All speak (λεγητε παντες). Present active subjunctive, that ye all keep on speaking. With the divisions in mind. An idiom from Greek political life (Lightfoot). This touch of the classical writers argues for Paul's acquaintance with Greek culture.
There be no divisions among you (μη η εν υμιν σχισματα). Present subjunctive, that divisions may not continue to be (they already had them). Negative statement of preceding idea. Σχισμα is from σχιζω, old word to split or rend, and so means a rent (Matthew 9:16; Mark 2:21). Papyri use it for a splinter of wood and for ploughing. Here we have the earliest instance of its use in a moral sense of division, dissension, see also 1 Corinthians 11:18 where a less complete change than αιρεσεις; 1 Corinthians 12:25; John 7:43 (discord); 1 Corinthians 9:16; 1 Corinthians 10:19. "Here, faction, for which the classical word is στασις: division within the Christian community" (Vincent). These divisions were over the preachers (1 Corinthians 1:12-4), immorality (1 Corinthians 5:1-13), going to law before the heathen (1 Corinthians 6:1-11), marriage (1 Corinthians 7:1-40), meats offered to idols (1 Corinthians 1:1), conduct of women in church (1 Corinthians 11:1-16), the Lord's Supper (1 Corinthians 11:17-34), spiritual gifts (1 Corinthians 1:1), the resurrection (1 Corinthians 1:1).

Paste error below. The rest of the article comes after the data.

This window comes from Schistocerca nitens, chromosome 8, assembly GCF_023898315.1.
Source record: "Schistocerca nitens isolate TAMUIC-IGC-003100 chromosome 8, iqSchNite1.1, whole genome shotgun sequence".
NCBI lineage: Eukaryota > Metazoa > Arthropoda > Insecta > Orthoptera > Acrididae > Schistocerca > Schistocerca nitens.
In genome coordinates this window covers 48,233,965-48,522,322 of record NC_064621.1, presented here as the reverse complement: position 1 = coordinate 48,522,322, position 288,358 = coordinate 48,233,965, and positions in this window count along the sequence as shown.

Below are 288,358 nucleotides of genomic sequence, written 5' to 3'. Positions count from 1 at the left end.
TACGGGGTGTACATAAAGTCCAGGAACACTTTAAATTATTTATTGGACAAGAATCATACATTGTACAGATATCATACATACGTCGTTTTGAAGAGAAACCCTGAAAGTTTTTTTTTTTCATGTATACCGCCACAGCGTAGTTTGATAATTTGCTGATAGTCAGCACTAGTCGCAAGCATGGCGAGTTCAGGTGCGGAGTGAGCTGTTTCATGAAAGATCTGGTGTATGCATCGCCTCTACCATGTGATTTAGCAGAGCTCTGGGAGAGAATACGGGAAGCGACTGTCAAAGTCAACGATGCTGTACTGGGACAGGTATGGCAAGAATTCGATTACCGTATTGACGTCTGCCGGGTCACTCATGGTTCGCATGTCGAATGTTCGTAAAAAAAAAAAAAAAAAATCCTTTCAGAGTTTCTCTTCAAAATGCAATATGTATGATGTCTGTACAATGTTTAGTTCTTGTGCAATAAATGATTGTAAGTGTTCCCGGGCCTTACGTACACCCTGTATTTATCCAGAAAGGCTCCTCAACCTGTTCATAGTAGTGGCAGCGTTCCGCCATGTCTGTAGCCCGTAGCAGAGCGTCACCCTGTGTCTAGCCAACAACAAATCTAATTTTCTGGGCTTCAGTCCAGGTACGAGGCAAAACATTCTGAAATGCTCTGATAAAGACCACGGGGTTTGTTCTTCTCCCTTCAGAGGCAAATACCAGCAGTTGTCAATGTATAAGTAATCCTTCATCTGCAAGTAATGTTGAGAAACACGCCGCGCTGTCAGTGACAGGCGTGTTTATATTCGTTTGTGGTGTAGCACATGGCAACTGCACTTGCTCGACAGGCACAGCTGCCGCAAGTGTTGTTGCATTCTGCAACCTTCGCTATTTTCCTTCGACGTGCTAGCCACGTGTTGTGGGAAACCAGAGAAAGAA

But that ye be perfected together (ητε δε κατηρτισμενο). Periphrastic perfect passive subjunctive. See this verb in Matthew 4:21 (Mark 1:19) for mending torn nets and in moral sense already in 1 Thessalonians 3:10. Galen uses it for a surgeon's mending a joint and Herodotus for composing factions. See 2 Corinthians 13:11; Galatians 6:1.
judgment (γνωμη). "Of these words νους denotes the frame or state of mind, γνωμη the judgment, opinion or sentiment, which is the outcome of νους" (Lightfoot).
For it hath been signified unto me (εδηλωθη γαρ μο). First aorist passive indicative of δηλοω and difficult to render into English. Literally, It was signified to me.